Campari. Bright red and packed into a shiny bottle. You may have seen in it in your liquor store or on the back bar at your local boozateria. Or perhaps you’ve seen the distinctive advertising—the stylish posters, the commercials with Jessica Alba, or the calendars with Benicio Del Toro, Olga Kurylenko, or Penelope Cruz (some of the calendars in this link are NSFW). Clearly, Campari is a brand with money to spend on splashy advertising. The ads portray Campari as a sophisticated drink, one that appeals to cosmopolitans, bon vivants, and sexy Europeans.
If you’ve never had Campari, the bright red liquid masks a surprise. This bittersweet stuff is definitely an acquired taste. I suspect nearly everyone grimaces the first time they try it, but that’s no reason to give up. Campari cocktails are richly rewarding once you come around. Because they’re long on flavor, you can generally savor them, letting them linger in your glass and on your mind.
Interesting bit of trivia about Campari: until just a few years ago, Campari was a sand-pit for vegan drinkers. The dye used to produce the rich red color was taken from crushed cochineal insects; it’s now artificially colored. Some aficionados say they can taste the difference, but I haven’t noticed the change.
Below you’ll find five essential ways to enjoy Campari (once you come around to loving it.)
Most of the drinks in this roundup are simple, but this is the simplest of them all—so simple, in fact, the recipe is in the title. Campari itself is relatively low in alcohol (24% alcohol by volume), so when you cut an ounce or two of it with soda, you produce a drink that’s not much more potent than wine, and seriously refreshing on a hot day. The flavor is crisp and mildly bitter, with lightly spicy flavors. A squeeze of lemon or orange juice isn’t out of bounds here, because Campari’s flavors marry well with citrus. This drink is so popular in Italy that Campari actually makes a premixed version, known as Camparisoda.
The Negroni Family
[Photograph: Michael Dietsch]
I have to mention the Negroni Family, although it may seem blindingly obvious, just because the drinks are so popular, so classic, and so good. What can I say about the Negroni that hasn’t been said? It’s among my five favorite cocktails, and among my two favorite uses for gin (the other being, of course, the martini). What makes the Negroni such a great cocktail is the way in which everything harmonizes. Gin, Campari, and sweet vermouth all contain botanical herbs that meld well in this drink. The vermouth and Campari balance each other, providing bittersweet notes that are smoothed out by the gin. And if you choose your ingredients well (specifically, if your gin and vermouth have some body to them), the drink has a rich, smooth texture that’s very pleasant.
The Negroni is also an excellent starting point for variations and experimentation. Try an Americano, which lacks the gin but adds club soda. The Sbagliato also drops the gin, but swaps in Prosecco in its place. And finally, the Boulevardier uses bourbon (or, better, rye) for the gin. For another spin, take the sweet vermouth from the Boulevardier, and use dry vermouth in its place. You’ll have a drink called the Old Pal.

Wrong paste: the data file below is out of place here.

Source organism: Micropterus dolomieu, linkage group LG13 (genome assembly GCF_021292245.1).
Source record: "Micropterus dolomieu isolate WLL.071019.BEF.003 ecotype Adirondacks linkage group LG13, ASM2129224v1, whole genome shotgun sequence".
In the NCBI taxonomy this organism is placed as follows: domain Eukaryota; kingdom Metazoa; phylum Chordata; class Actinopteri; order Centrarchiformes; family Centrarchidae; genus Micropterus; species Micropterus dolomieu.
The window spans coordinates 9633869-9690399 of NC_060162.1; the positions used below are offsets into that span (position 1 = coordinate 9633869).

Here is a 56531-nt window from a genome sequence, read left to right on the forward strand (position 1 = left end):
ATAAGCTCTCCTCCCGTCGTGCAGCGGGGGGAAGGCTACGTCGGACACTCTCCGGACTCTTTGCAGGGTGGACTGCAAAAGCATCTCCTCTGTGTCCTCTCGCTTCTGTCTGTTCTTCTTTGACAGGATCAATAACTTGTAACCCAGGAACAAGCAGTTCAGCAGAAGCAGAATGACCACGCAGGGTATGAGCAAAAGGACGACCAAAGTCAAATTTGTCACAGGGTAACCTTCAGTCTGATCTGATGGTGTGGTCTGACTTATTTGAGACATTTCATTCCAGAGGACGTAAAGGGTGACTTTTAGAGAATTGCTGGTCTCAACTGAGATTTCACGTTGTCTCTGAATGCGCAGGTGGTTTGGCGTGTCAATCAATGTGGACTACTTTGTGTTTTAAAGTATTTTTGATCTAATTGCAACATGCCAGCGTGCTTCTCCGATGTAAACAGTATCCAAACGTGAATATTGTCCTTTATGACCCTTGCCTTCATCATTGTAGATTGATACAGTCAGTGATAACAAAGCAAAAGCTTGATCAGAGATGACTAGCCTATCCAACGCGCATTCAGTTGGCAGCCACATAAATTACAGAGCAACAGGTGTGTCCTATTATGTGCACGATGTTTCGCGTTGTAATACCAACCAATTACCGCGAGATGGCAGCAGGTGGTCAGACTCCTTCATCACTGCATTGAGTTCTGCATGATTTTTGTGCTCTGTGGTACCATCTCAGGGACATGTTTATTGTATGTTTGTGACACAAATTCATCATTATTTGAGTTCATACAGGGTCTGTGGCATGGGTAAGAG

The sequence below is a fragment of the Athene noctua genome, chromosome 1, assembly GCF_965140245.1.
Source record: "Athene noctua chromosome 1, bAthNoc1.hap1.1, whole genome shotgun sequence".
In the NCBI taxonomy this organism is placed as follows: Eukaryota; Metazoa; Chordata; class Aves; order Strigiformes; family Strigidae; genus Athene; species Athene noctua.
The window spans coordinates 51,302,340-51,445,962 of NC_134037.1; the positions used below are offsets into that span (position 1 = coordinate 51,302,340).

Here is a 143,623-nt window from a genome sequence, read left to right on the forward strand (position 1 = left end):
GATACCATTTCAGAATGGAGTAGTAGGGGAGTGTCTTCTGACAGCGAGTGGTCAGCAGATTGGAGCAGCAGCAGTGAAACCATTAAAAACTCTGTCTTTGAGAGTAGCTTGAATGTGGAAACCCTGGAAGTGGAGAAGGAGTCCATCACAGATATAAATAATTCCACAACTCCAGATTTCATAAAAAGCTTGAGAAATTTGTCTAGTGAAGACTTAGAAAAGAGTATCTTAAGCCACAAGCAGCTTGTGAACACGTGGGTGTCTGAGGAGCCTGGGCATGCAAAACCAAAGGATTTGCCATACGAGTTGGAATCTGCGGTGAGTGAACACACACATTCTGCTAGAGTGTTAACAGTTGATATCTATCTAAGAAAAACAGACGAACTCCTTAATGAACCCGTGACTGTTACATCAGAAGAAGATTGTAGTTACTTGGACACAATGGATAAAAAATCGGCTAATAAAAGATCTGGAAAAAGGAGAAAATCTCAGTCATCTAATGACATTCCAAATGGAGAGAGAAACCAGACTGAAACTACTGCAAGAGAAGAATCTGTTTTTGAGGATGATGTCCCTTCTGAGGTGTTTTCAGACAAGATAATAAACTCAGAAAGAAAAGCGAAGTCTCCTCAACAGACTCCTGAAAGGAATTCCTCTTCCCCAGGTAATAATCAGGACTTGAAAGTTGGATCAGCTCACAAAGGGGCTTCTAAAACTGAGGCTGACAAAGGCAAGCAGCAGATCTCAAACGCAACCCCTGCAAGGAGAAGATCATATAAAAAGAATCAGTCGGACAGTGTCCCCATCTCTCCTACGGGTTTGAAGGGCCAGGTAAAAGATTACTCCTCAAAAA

[Photograph: Heather Arndt Anderson]
Campari is a beverage with many suitors—ingredients that clamor to pair up with Campari on an epic bar crawl. Among the finest is grapefruit juice. Any citrus goes well with Campari, you’ll find, but grapefruit is exceptional. You might expect the two tart flavors would clash, but somehow they don’t; it’s like watching your two bitterest aunts get together and actually be funnier together than either one is alone. The Sanguinea rounds the drink out with pomegranate juice, which deepens the red hue (sanguinea means “blood-red”) and makes for a deliciously fruity brunch cocktail. If you wanted to add an ounce or so of soda water, I’m sure no one would mind.
[Photograph: Jennifer Hess]
Speaking of grapefruit juice, here’s a funny story: my wife is allergic to it. She’s okay with most citrus, but for some reason, she can’t have either grapefruits or oranges. This does tend to somewhat limit the cocktails that I can make at home, but the even sadder thing is that I know that she would love grapefruit, if it were safe for her. She’s a fan of bitter flavors in food and drink, and therefore grapefruit would be just up her alley.
I say this by way of describing the Jasmine. I can’t quite pinpoint the chemistry that happens in this drink, but somehow when you blend gin, Campari, Cointreau, and lemon juice, you come up with something that tastes like grapefruit juice. The first time I made this drink, I set it before her and watched carefully as she sipped it. And as she broke into a wide smile, I said, “Now you know what grapefruit tastes like.”
The Jasmine, by the way, is an excellent drink for those who think they dislike Campari. That is, as long as they like grapefruit.
[Photograph: Robyn Lee]
Okay, confession time: So far, most of the drinks in this roundup have been simple drinks of, at most, four ingredients. The Eeyore’s Requiem breaks that mold. I know that complex cocktails with many ingredients are sometimes a hard-sell, but this one’s excellent, and I think it’s worth it to track everything down, if you can.
Why? Well, first off, the name is excellent. Naming new cocktails isn’t easy. Second, it’s lovely to look at, and finally, the drink is just completely delicious. It’s bitter, with complex herbal flavors and a touch of sweetness, and it rewards long sipping. This is one you can nurse for a while because unlike some cocktails, Eeyore stays fresh even as it approaches room temp. Don’t fear the Fernet here: it blends so well with the other ingredients that you won’t even notice it.
Do you like, loathe, or simply tolerate Campari? If you like it, how do you drink it?